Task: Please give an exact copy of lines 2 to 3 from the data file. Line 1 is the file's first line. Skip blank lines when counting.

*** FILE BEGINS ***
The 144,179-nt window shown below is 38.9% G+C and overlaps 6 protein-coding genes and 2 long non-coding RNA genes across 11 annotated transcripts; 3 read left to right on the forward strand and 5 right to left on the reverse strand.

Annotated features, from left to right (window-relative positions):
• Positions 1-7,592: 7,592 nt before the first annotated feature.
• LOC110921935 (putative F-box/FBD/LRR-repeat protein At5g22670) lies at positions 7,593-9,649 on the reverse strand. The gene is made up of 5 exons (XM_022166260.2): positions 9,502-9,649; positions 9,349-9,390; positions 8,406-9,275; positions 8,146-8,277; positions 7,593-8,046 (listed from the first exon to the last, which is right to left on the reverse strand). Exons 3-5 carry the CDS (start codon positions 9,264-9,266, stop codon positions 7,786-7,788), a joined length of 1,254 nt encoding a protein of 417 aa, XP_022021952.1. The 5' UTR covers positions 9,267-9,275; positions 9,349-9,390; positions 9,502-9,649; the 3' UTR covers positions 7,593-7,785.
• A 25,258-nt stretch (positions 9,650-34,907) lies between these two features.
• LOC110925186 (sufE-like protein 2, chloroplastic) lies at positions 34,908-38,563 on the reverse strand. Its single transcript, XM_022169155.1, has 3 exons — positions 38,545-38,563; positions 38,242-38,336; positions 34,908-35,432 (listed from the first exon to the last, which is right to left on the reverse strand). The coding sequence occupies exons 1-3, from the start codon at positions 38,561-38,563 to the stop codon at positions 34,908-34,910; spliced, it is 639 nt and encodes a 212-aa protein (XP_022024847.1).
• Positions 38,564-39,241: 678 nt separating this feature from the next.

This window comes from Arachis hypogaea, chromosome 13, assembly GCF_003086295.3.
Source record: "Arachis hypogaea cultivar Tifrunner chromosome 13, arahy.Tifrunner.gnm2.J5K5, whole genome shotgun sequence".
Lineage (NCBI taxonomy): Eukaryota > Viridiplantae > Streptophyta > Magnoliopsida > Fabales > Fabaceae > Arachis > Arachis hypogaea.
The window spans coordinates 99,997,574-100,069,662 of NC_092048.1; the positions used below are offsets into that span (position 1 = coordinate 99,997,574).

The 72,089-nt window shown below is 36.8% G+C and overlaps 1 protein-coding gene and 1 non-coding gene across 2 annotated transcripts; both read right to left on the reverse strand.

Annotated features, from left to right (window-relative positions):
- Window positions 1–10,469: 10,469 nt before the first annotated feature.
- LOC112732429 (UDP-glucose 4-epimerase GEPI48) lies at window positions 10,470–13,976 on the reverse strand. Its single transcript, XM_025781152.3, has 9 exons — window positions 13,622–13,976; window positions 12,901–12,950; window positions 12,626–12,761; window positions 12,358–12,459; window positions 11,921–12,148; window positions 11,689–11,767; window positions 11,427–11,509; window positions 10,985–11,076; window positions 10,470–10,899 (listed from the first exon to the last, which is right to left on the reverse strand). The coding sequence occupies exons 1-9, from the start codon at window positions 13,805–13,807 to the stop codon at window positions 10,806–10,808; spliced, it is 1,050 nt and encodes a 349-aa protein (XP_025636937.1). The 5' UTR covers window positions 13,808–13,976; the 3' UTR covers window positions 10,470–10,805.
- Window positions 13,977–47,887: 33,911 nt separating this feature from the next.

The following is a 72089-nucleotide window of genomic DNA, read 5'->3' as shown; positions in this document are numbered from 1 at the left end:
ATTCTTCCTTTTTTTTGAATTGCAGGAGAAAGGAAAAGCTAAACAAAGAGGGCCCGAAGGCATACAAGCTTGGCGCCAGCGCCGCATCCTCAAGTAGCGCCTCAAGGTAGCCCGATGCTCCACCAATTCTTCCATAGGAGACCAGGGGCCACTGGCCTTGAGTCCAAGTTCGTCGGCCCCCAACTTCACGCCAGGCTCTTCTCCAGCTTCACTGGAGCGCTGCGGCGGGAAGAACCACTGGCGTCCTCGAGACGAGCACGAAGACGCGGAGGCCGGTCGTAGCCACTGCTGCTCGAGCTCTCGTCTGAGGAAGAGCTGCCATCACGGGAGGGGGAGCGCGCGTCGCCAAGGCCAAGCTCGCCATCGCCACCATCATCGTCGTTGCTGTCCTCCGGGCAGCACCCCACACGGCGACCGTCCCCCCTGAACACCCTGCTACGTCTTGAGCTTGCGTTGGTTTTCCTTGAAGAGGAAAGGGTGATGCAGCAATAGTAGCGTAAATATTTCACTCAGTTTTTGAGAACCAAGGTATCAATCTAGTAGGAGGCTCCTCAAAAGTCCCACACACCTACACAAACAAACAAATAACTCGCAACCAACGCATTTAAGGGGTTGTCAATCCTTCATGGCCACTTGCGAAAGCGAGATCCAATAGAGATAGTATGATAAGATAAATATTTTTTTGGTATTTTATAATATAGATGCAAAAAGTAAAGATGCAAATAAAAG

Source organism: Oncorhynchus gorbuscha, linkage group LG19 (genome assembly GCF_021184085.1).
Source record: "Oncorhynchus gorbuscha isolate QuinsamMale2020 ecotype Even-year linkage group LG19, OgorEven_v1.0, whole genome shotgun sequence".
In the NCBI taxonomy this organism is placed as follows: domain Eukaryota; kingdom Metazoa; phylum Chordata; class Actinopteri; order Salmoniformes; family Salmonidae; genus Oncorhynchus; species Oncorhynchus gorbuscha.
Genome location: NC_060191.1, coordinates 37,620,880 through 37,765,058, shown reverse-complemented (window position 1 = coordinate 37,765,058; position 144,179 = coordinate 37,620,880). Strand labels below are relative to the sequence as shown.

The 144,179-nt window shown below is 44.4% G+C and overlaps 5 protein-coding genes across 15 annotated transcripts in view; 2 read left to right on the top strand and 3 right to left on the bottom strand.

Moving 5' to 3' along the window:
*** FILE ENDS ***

Annotated features, from left to right (window-relative positions):
• Positions 1-7,592: 7,592 nt before the first annotated feature.